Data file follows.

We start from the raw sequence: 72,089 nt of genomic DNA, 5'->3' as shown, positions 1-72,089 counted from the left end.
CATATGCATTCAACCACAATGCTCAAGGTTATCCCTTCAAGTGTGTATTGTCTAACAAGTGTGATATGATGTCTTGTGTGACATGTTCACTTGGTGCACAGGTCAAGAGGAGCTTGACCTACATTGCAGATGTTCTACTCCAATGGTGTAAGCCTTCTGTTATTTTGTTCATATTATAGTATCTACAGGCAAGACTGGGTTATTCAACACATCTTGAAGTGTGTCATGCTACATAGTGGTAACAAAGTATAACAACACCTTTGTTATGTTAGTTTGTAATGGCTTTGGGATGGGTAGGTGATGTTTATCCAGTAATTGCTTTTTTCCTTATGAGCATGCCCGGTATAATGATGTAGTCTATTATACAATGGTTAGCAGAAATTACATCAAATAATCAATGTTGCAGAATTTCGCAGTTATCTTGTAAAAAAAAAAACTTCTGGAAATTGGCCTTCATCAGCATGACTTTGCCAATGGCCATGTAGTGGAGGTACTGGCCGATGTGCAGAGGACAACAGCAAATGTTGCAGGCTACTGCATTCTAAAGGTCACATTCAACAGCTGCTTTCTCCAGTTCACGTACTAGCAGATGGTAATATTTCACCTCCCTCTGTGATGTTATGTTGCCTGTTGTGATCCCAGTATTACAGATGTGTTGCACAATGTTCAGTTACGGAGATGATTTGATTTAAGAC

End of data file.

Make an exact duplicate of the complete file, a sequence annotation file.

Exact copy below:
We start from the raw sequence: 72,089 nt of genomic DNA, 5'->3' as shown, positions 1-72,089 counted from the left end.
CATATGCATTCAACCACAATGCTCAAGGTTATCCCTTCAAGTGTGTATTGTCTAACAAGTGTGATATGATGTCTTGTGTGACATGTTCACTTGGTGCACAGGTCAAGAGGAGCTTGACCTACATTGCAGATGTTCTACTCCAATGGTGTAAGCCTTCTGTTATTTTGTTCATATTATAGTATCTACAGGCAAGACTGGGTTATTCAACACATCTTGAAGTGTGTCATGCTACATAGTGGTAACAAAGTATAACAACACCTTTGTTATGTTAGTTTGTAATGGCTTTGGGATGGGTAGGTGATGTTTATCCAGTAATTGCTTTTTTCCTTATGAGCATGCCCGGTATAATGATGTAGTCTATTATACAATGGTTAGCAGAAATTACATCAAATAATCAATGTTGCAGAATTTCGCAGTTATCTTGTAAAAAAAAAAACTTCTGGAAATTGGCCTTCATCAGCATGACTTTGCCAATGGCCATGTAGTGGAGGTACTGGCCGATGTGCAGAGGACAACAGCAAATGTTGCAGGCTACTGCATTCTAAAGGTCACATTCAACAGCTGCTTTCTCCAGTTCACGTACTAGCAGATGGTAATATTTCACCTCCCTCTGTGATGTTATGTTGCCTGTTGTGATCCCAGTATTACAGATGTGTTGCACAATGTTCAGTTACGGAGATGATTTGATTTAAGAC